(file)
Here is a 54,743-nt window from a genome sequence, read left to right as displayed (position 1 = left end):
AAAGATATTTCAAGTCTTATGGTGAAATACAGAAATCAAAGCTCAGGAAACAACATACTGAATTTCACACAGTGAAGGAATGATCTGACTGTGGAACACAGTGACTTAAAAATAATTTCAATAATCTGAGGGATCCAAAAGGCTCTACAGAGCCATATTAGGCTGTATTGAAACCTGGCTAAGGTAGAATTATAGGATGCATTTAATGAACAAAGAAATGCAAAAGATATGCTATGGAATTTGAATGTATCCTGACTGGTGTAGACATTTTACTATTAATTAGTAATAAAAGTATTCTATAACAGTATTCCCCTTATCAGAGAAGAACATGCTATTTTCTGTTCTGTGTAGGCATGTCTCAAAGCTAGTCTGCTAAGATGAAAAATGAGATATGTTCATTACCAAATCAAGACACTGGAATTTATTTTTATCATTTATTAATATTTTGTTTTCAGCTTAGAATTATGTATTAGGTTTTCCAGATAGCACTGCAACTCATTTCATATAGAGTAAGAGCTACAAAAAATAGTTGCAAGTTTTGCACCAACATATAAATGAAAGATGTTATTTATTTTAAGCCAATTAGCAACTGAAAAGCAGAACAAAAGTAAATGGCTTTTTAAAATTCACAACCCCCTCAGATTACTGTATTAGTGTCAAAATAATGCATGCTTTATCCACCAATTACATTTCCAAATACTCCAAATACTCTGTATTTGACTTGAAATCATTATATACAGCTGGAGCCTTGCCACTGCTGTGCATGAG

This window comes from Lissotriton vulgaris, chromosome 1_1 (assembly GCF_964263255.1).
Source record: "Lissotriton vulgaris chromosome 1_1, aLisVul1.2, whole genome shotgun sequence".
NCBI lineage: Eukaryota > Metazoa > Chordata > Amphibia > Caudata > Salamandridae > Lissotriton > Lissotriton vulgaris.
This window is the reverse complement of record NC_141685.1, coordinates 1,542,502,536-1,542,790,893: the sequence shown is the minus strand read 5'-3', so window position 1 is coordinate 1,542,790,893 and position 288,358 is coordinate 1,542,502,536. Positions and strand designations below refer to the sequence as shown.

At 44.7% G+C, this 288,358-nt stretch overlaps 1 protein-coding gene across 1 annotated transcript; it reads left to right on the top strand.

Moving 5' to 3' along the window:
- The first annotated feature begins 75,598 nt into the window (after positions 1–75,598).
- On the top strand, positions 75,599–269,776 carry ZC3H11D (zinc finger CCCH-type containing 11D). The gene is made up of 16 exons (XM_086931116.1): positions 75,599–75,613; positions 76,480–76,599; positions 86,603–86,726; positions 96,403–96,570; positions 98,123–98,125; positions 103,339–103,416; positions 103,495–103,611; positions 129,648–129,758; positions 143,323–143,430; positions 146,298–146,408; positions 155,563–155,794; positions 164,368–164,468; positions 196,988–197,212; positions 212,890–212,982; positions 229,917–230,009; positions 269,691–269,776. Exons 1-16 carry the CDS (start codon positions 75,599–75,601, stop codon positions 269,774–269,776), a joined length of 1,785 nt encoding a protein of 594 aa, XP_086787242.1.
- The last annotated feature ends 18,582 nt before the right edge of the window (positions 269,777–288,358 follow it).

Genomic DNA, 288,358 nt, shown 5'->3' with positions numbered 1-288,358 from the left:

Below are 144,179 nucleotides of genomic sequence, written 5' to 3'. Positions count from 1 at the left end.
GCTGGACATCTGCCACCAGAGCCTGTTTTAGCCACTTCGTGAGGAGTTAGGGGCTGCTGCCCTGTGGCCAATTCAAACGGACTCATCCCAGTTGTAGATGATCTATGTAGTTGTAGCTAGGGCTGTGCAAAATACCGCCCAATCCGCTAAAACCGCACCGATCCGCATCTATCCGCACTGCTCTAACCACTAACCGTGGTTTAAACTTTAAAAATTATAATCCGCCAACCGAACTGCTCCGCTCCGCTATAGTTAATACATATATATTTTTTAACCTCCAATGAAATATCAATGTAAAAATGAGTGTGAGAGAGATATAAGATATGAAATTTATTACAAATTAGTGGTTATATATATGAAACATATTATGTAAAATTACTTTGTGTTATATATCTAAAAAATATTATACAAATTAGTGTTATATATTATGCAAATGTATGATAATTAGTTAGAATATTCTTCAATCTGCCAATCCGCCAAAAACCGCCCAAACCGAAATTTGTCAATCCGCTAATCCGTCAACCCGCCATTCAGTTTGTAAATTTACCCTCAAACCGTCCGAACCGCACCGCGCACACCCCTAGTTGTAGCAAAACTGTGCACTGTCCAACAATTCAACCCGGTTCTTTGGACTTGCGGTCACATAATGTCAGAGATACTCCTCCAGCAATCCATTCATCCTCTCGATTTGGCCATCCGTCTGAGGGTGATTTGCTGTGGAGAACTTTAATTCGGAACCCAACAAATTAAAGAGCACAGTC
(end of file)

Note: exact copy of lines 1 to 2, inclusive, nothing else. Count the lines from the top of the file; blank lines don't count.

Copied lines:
Here is a 54,743-nt window from a genome sequence, read left to right as displayed (position 1 = left end):
AAAGATATTTCAAGTCTTATGGTGAAATACAGAAATCAAAGCTCAGGAAACAACATACTGAATTTCACACAGTGAAGGAATGATCTGACTGTGGAACACAGTGACTTAAAAATAATTTCAATAATCTGAGGGATCCAAAAGGCTCTACAGAGCCATATTAGGCTGTATTGAAACCTGGCTAAGGTAGAATTATAGGATGCATTTAATGAACAAAGAAATGCAAAAGATATGCTATGGAATTTGAATGTATCCTGACTGGTGTAGACATTTTACTATTAATTAGTAATAAAAGTATTCTATAACAGTATTCCCCTTATCAGAGAAGAACATGCTATTTTCTGTTCTGTGTAGGCATGTCTCAAAGCTAGTCTGCTAAGATGAAAAATGAGATATGTTCATTACCAAATCAAGACACTGGAATTTATTTTTATCATTTATTAATATTTTGTTTTCAGCTTAGAATTATGTATTAGGTTTTCCAGATAGCACTGCAACTCATTTCATATAGAGTAAGAGCTACAAAAAATAGTTGCAAGTTTTGCACCAACATATAAATGAAAGATGTTATTTATTTTAAGCCAATTAGCAACTGAAAAGCAGAACAAAAGTAAATGGCTTTTTAAAATTCACAACCCCCTCAGATTACTGTATTAGTGTCAAAATAATGCATGCTTTATCCACCAATTACATTTCCAAATACTCCAAATACTCTGTATTTGACTTGAAATCATTATATACAGCTGGAGCCTTGCCACTGCTGTGCATGAG